Testing It Up

Prescription Drug Fatalities Drop In Medical Marijuana States

Is medical marijuana the key to addressing prescription drug abuse deaths? A study conducted by a professor from Baltimore’s Johns Hopkins Bloomberg School of Public Health seems to conclude so.

prescription drug overdoseDr. Colleen L. Barry, an associate professor in the university’s Department of Health Policy and Management, released a team study published in the journal JAMA Internal Medicine that links lower deaths due to prescription drug abuse in states that legalize medical marijuana. “As our awareness of the addiction and overdose risks associated with use of opioid painkillers such as Oxycontin and Vicodin grows, individuals with chronic pain and their medical providers may be opting to treat pain entirely or in part with medical marijuana, in states where this is legal,” Barry said in a news item.

The study revealed that states where medical pot has been legalized posted a 25 percent lower mortality rate due to prescription medication overdose. The research used data from the Centers for Disease Control and Prevention (CDC) between the years 1999 and 2010, which showed that the rate of fatalities arising from opioid painkiller abuse shot up within that particular time frame.

Study lead author Dr. Marcus Bachhuber from the University of Pennsylvania shared the details of the research results. “In absolute terms, states with a medical marijuana law had about 1,700 fewer opioid painkiller overdose deaths in 2010 than would be expected based on trends before the laws were passed.”

Meanwhile, the study’s proponents urged for more studies related to this topic, noting that there is a need to determine the long-term effects of medical marijuana in “both overdose deaths and the health trajectories of individuals suffering from chronic pain.”

August 27, 2014 at 9:44 pm Comment (1)

Government Tightens Restrictions on Commonly Abused Prescription Drug

Ahead of International Overdose Awareness Day on August 31st, the federal government tightened restrictions on the prescribing of hydrocodone,  the most common form of painkiller in the country.prescription drug abuse

Hydrocodone, is the most widely prescribed painkiller in the United States and is an ingredient in drugs like Vicodin.

The rule places hydrocodone in a tougher, more restrictive category. Doctors will no longer be able to call in prescriptions by telephone, and patients will not be allowed to get refills on the same prescription, but will have to return to a health care professional to get a new prescription. The drug will have to be kept in special vaults in pharmacies.

The Drug Enforcement Administration published the rule on Thursday and it will take effect in 45 days.

“This is substantial,” said Dr. Nathaniel Katz, assistant professor of anesthesia at Tufts University School of Medicine in Boston. “It’s a sign of a shift toward more cautious opioid prescribing. This will be an inconvenience to some, but policy is a machete, not a scalpel, and you have to figure out where to use it. I think people will be more helped than harmed.”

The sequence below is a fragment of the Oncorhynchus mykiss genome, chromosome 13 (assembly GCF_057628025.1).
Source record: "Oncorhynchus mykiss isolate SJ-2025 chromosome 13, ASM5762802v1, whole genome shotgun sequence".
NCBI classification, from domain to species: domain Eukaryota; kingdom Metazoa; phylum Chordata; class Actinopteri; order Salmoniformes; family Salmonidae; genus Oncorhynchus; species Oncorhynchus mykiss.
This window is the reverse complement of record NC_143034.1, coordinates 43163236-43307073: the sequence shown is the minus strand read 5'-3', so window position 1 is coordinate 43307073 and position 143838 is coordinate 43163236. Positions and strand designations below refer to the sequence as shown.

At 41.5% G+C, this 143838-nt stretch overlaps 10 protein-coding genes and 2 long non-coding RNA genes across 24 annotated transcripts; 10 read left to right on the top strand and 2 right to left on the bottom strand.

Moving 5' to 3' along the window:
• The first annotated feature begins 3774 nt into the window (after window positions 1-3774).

Abuse of painkillers now claims the lives of more Americans than heroin and cocaine combined, according to federal data, and the number of Americans who die from prescription drug overdoses has more than tripled since the late 1990s.

August 27, 2014 at 10:22 am Comments (0)

Study: Cigarettes With Reduced Nicotine Don’t Lead To More Smoking

Amidst an early hypothesis that reducing the nicotine level in cigarettes could lead smokers to puff more sticks, a new study claims that it does not.

smokingAccording to a new study published in Cancer Epidemiology, Biomarkers & Prevention, people who smoke reduced-nicotine cigarettes did not increase the number of sticks that they consume. Research co-author David Hammond said that the participants of the study did not change their smoking habits as a result of the lower nicotine amount. “Our study suggests that smokers are unable or unwilling to compensate when there is markedly less nicotine in the cigarette and when the experience of smoking is far less rewarding,” Hammond said in a news release.

More than 70 people took part in the study, which required participants to be between the ages of 18 and 65, smoke not less that 5 cigarettes daily, and who don’t intend to stop smoking anytime soon. While regular cigarettes produce a nicotine emission level of 1.2 milligrams using nicotine and tobacco testing kits, the reduced-nicotine cigarettes contained as low as 0.05 mg.

The study proponents believe that the study could help the government establish tobacco policies and improve existing smoking ordinances to reduce the nicotine intake of smokers. “Our study may help regulators anticipate the possible consequences of mandatory nicotine reductions in cigarettes,” Hammond added.